Sunday, April 1, 2012

roger penrose

the large, the small and the human mind...
Just came back from the 9th Swiss Biennial in Lucerne on Science, Technics and Aesthetics.

Roger Penrose was a keynote speaker, next to many of his collaborators. Over a decade ago was the last time I saw one of his speeches. It is refreshing to see him in action again and in such good shape at the age of 80. And his old school overhead projector slides are just classic.

Simply scanning the table of contents of his 2004 over 1'000-page physics book, The Road to Reality, gives an idea of the impressive breadth of his expertise. Indeed, the contributions he has made have come from a very diverse array of topics:
  • Penrose tilings.
  • Penrose diagrams.
  • Twistor theory, "according to [which], there is a fundamental underlying role for complex numbers in defining space time structures" (TRTR), linking the physics of the large to the physics of the small.
  • Spin networks, used in Loop Quantum Gravity, an alternate unification formalism to String/M-Theory.
  • An alternative interpretation of quantum mechanics, called Objective Reduction (OR), where the wave function is a real object and its collapse is triggered by gravitational energy. Moreover, quantum superpositions are related to space time curvature.
  • Many contributions in cosmology.
  • A couple of years ago, he introduced a novel cosmological model, called Conformal Cyclic Cosmology, in which the infinite expansion of a universe gives rise to a big bang of a new universe (see the picture above.). The theory builds on ideas like conformal (angle preserving) rescaling, the cosmological constant (or dark energy), dark matter, the Weyl curvature hypothesis, entropy, the notion of time (or the lack of, in a universe devoid of matter) and black holes. A prediction of this theory is the existence of concentric anomalies in the cosmic microwave background which are said to have been detected.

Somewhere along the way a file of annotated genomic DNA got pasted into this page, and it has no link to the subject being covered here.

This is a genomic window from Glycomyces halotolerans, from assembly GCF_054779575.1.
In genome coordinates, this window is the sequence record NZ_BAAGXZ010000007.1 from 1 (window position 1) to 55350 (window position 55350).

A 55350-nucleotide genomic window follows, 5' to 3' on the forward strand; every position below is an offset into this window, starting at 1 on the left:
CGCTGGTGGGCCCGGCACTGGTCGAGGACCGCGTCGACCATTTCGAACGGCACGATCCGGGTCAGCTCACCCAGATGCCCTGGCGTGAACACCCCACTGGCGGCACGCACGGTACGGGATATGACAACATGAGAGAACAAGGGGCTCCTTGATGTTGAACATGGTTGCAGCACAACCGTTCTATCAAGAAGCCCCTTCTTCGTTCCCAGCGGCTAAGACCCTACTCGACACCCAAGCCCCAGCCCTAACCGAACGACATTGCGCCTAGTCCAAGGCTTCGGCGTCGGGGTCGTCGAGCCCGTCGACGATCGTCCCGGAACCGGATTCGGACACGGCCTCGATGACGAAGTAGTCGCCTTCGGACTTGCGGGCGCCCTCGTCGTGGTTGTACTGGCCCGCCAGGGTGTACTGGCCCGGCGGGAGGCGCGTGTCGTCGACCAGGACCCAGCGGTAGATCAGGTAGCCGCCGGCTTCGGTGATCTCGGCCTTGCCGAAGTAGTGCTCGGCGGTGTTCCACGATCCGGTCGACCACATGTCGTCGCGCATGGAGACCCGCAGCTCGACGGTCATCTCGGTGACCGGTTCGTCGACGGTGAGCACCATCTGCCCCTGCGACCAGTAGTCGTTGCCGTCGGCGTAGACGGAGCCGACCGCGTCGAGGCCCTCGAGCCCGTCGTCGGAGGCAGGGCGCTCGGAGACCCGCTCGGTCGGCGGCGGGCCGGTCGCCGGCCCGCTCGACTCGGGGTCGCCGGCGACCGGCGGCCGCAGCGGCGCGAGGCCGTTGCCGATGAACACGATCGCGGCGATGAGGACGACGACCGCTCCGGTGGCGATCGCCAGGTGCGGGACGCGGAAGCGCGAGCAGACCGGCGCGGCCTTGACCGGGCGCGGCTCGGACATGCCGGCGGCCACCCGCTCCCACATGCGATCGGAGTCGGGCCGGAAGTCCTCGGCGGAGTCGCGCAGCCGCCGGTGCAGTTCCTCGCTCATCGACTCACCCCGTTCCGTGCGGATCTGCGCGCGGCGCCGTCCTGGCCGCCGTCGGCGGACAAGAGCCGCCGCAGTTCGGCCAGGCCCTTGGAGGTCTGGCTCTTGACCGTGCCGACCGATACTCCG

His most controversial research has been on the nature of consciousness. Based on his interpretation of quantum mechanics, and arguing with Gödel's theorems, Penrose asserts that the collapse of the wave function, i.e., the choice of state of the superposition, is neither random nor a computational or algorithmic property, but reflects a "transcendent" influence embedded in the fabric of space time at the Planck scale, he calls proto-consciousness.

Stuart Hameroff (anesthesiology, Univ. of Arizona, Tucson) proposed that the place this is happening in the brain is in microtubules. They teamed up and formulated the Orchestrated Objective Reduction (Orch-OR) theory, explaining consciousness as a phenomenon appearing at the threshold between the quantum and the classical world: topological quantum computations in the microtubules in neurons. These computations are proposed to be orchestrated by synaptic inputs and terminated by OR.

Microtubules are protein structures essential for mitosis and which form the cellular "skeleton" contained within the cytoplasm of cells, called cytoskeleton. Importantly, they can be understood as nano-grids with self-organizing and computational properties and underlie the activity in neurons. They have remarkable electronic properties and can be viewed as a new class of condensate. For instance, conductivity does not change with size. See the research of Anirban Bandyopadhyay and colleagues at the NIMS in Japan.

Microtubules have been excessively studied using computer modeling. This allows for the design of drugs that bind to microtubules and have the potential to target various diseases with minimal side-effects, from Alzheimer's to cancer. See the research of Jack Tuszynski (mathematical biology, oncology, Edmonton, Canada).

Penrose has received many awards and honors for his radical and diverse research. And when you see him lecture, one is simply captured by his humorous, passionate and expressive performance. His modesty and non-certainty (often saying things like "perhaps", "if true", "it appears as") make him a very likable great old scientist...